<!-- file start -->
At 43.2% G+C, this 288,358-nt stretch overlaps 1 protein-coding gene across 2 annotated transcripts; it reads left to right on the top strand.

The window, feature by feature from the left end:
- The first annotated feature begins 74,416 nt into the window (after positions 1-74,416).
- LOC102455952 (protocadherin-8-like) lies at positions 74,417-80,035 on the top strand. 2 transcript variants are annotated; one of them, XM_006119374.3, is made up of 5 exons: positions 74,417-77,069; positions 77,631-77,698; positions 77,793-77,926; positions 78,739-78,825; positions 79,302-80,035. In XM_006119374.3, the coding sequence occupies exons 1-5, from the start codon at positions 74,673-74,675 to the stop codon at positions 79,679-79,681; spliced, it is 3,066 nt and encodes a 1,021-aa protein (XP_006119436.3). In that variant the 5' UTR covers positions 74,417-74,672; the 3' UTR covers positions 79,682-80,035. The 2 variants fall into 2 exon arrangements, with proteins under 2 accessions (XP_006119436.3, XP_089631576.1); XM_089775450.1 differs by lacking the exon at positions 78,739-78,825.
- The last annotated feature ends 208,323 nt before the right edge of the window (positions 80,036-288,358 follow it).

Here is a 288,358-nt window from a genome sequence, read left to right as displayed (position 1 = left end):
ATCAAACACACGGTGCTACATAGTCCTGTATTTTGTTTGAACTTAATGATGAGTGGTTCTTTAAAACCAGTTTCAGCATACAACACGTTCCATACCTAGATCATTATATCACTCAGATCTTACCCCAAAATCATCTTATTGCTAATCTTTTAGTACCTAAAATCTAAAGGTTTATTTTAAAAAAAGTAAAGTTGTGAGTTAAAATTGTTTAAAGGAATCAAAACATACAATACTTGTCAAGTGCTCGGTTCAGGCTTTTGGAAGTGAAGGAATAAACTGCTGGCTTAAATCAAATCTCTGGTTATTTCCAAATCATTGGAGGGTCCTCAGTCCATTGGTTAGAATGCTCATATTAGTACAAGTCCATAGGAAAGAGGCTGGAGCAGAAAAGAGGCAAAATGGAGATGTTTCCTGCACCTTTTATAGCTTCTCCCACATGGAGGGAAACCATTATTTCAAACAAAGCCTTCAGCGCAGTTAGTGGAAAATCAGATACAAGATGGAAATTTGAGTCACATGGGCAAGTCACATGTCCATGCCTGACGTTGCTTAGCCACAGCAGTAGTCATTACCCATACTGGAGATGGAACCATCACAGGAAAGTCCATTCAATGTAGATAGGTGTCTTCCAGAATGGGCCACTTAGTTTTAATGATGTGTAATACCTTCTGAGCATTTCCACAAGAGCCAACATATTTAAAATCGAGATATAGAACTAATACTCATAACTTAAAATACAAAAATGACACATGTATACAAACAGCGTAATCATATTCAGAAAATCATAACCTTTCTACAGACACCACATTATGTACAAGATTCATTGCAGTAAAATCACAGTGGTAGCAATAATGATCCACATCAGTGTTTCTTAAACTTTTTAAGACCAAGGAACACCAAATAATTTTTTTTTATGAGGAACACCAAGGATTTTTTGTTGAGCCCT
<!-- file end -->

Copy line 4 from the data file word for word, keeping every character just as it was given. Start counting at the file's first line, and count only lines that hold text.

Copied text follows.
- LOC102455952 (protocadherin-8-like) lies at positions 74,417-80,035 on the top strand. 2 transcript variants are annotated; one of them, XM_006119374.3, is made up of 5 exons: positions 74,417-77,069; positions 77,631-77,698; positions 77,793-77,926; positions 78,739-78,825; positions 79,302-80,035. In XM_006119374.3, the coding sequence occupies exons 1-5, from the start codon at positions 74,673-74,675 to the stop codon at positions 79,679-79,681; spliced, it is 3,066 nt and encodes a 1,021-aa protein (XP_006119436.3). In that variant the 5' UTR covers positions 74,417-74,672; the 3' UTR covers positions 79,682-80,035. The 2 variants fall into 2 exon arrangements, with proteins under 2 accessions (XP_006119436.3, XP_089631576.1); XM_089775450.1 differs by lacking the exon at positions 78,739-78,825.